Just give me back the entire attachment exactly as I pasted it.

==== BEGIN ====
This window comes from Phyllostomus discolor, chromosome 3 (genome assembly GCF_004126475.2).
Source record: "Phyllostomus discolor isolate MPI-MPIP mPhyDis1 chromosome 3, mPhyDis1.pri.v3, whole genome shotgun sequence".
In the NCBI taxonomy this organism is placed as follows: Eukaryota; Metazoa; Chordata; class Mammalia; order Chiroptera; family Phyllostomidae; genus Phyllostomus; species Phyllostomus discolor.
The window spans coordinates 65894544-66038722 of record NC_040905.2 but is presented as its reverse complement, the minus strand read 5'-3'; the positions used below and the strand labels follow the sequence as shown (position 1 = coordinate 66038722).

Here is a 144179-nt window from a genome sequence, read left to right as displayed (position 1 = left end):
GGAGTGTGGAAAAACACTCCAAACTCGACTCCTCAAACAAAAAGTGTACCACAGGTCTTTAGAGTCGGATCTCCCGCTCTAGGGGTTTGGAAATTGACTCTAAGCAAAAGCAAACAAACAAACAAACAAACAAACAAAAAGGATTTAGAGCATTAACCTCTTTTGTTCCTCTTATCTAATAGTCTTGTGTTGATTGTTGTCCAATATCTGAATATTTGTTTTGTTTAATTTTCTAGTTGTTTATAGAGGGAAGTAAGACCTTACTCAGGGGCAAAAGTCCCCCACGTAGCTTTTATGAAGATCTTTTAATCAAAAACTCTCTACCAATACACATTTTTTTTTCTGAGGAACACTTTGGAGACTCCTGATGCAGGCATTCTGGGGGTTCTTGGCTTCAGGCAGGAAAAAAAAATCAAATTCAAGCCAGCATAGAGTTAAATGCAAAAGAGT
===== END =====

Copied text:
This window comes from Phyllostomus discolor, chromosome 3 (genome assembly GCF_004126475.2).
Source record: "Phyllostomus discolor isolate MPI-MPIP mPhyDis1 chromosome 3, mPhyDis1.pri.v3, whole genome shotgun sequence".
In the NCBI taxonomy this organism is placed as follows: Eukaryota; Metazoa; Chordata; class Mammalia; order Chiroptera; family Phyllostomidae; genus Phyllostomus; species Phyllostomus discolor.
The window spans coordinates 65894544-66038722 of record NC_040905.2 but is presented as its reverse complement, the minus strand read 5'-3'; the positions used below and the strand labels follow the sequence as shown (position 1 = coordinate 66038722).

Here is a 144179-nt window from a genome sequence, read left to right as displayed (position 1 = left end):
GGAGTGTGGAAAAACACTCCAAACTCGACTCCTCAAACAAAAAGTGTACCACAGGTCTTTAGAGTCGGATCTCCCGCTCTAGGGGTTTGGAAATTGACTCTAAGCAAAAGCAAACAAACAAACAAACAAACAAACAAAAAGGATTTAGAGCATTAACCTCTTTTGTTCCTCTTATCTAATAGTCTTGTGTTGATTGTTGTCCAATATCTGAATATTTGTTTTGTTTAATTTTCTAGTTGTTTATAGAGGGAAGTAAGACCTTACTCAGGGGCAAAAGTCCCCCACGTAGCTTTTATGAAGATCTTTTAATCAAAAACTCTCTACCAATACACATTTTTTTTTCTGAGGAACACTTTGGAGACTCCTGATGCAGGCATTCTGGGGGTTCTTGGCTTCAGGCAGGAAAAAAAAATCAAATTCAAGCCAGCATAGAGTTAAATGCAAAAGAGT